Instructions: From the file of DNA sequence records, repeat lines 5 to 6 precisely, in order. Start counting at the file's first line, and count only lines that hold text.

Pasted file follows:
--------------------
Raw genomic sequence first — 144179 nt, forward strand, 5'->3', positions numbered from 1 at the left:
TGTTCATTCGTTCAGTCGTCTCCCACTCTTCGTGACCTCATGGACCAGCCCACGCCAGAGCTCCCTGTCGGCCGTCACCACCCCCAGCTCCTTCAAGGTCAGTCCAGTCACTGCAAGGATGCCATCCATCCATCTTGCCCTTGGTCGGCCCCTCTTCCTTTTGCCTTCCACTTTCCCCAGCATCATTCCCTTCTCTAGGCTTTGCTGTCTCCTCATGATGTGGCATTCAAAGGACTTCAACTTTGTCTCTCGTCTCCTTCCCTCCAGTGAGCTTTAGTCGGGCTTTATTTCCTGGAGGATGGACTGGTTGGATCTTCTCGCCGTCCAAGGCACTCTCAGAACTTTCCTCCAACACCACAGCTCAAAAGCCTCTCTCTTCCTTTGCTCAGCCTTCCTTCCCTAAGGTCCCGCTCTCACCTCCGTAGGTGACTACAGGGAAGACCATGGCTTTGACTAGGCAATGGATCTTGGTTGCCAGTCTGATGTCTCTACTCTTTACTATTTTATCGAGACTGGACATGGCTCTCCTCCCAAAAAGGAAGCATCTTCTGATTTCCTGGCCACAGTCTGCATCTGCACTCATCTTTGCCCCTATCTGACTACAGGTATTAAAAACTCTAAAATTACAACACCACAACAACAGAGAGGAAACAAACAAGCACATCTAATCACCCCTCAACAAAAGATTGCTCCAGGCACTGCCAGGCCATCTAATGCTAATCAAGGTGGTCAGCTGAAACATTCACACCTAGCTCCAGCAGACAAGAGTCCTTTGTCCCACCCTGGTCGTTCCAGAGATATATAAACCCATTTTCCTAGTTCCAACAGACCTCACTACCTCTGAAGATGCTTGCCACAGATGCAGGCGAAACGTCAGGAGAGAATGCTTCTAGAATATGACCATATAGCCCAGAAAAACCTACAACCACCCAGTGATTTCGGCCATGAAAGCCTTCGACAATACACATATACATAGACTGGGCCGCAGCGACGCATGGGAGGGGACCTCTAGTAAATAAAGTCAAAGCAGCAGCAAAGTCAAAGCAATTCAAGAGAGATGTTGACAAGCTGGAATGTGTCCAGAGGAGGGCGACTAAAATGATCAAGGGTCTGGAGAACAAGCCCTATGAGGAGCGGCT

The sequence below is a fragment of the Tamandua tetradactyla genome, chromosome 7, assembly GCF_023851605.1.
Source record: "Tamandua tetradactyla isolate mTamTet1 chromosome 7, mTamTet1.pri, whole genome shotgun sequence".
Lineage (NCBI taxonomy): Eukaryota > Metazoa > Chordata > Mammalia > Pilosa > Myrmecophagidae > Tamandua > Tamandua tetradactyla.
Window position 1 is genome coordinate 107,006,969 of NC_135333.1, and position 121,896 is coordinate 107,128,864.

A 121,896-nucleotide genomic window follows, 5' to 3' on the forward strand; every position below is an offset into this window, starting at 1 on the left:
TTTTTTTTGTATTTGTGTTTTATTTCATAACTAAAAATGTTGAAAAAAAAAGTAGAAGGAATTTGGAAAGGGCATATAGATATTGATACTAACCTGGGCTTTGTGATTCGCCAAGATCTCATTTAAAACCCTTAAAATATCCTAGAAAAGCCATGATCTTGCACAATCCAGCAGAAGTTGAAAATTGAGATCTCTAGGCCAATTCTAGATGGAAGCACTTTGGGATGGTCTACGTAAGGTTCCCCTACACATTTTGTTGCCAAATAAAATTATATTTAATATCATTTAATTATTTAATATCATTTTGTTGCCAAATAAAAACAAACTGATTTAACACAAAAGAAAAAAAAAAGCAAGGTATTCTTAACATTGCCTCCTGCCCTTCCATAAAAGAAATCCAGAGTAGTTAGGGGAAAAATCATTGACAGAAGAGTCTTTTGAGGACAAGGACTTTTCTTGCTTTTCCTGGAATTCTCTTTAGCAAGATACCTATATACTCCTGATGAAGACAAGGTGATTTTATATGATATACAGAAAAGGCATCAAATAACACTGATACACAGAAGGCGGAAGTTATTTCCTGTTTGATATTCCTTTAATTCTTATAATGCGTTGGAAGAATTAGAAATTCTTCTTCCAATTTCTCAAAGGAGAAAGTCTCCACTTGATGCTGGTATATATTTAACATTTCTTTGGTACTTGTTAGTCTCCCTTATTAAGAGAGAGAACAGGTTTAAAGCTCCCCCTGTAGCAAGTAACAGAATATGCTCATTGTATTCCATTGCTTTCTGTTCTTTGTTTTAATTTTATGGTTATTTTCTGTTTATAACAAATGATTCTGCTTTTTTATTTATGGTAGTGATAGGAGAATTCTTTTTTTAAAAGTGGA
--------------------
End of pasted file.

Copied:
Lineage (NCBI taxonomy): Eukaryota > Metazoa > Chordata > Mammalia > Pilosa > Myrmecophagidae > Tamandua > Tamandua tetradactyla.
Window position 1 is genome coordinate 107,006,969 of NC_135333.1, and position 121,896 is coordinate 107,128,864.